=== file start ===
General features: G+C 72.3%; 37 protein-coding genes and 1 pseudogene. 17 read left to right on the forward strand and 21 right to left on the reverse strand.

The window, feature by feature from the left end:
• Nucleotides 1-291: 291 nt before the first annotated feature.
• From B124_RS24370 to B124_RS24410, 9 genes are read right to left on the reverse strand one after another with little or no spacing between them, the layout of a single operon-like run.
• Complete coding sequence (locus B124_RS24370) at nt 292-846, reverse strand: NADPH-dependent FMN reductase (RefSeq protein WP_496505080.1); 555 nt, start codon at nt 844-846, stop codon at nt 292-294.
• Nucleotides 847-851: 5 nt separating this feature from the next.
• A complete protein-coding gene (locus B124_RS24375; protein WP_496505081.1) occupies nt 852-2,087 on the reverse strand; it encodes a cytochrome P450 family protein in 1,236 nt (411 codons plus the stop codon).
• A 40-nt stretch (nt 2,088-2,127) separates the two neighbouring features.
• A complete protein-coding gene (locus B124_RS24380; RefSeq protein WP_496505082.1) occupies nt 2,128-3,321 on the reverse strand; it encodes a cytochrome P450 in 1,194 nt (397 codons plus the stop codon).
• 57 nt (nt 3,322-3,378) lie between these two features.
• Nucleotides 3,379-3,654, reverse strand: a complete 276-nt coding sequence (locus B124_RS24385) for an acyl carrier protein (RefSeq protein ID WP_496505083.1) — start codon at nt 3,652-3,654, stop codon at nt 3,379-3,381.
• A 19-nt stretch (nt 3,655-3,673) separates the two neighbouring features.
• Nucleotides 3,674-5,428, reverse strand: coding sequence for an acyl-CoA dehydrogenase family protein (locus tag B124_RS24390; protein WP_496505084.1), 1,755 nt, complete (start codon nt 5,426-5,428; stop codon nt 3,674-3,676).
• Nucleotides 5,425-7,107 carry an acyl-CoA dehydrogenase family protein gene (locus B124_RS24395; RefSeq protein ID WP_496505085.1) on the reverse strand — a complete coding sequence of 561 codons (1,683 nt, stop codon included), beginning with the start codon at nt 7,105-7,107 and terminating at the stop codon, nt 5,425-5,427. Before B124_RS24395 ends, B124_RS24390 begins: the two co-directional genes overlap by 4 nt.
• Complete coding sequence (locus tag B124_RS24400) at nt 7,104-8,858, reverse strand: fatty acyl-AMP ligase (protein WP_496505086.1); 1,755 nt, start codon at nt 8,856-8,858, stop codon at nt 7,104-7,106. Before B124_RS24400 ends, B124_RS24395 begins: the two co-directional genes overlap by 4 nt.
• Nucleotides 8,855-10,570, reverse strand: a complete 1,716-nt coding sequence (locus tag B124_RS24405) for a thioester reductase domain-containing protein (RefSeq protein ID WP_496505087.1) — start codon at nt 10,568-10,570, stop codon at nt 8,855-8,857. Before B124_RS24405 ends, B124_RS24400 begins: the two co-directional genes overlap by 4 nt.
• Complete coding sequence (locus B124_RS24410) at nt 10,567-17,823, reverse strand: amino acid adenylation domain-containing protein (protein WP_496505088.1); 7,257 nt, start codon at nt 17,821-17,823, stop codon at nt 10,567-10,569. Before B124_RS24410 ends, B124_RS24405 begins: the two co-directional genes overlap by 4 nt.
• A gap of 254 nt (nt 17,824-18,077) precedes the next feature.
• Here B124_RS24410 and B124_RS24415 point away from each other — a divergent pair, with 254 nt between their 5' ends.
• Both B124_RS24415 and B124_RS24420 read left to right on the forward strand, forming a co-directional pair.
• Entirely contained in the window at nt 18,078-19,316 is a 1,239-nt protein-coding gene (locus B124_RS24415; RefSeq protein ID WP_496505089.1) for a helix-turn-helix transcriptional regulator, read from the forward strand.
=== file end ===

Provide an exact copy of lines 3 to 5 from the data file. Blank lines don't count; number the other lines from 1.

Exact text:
• Nucleotides 1-291: 291 nt before the first annotated feature.
• From B124_RS24370 to B124_RS24410, 9 genes are read right to left on the reverse strand one after another with little or no spacing between them, the layout of a single operon-like run.
• Complete coding sequence (locus B124_RS24370) at nt 292-846, reverse strand: NADPH-dependent FMN reductase (RefSeq protein WP_496505080.1); 555 nt, start codon at nt 844-846, stop codon at nt 292-294.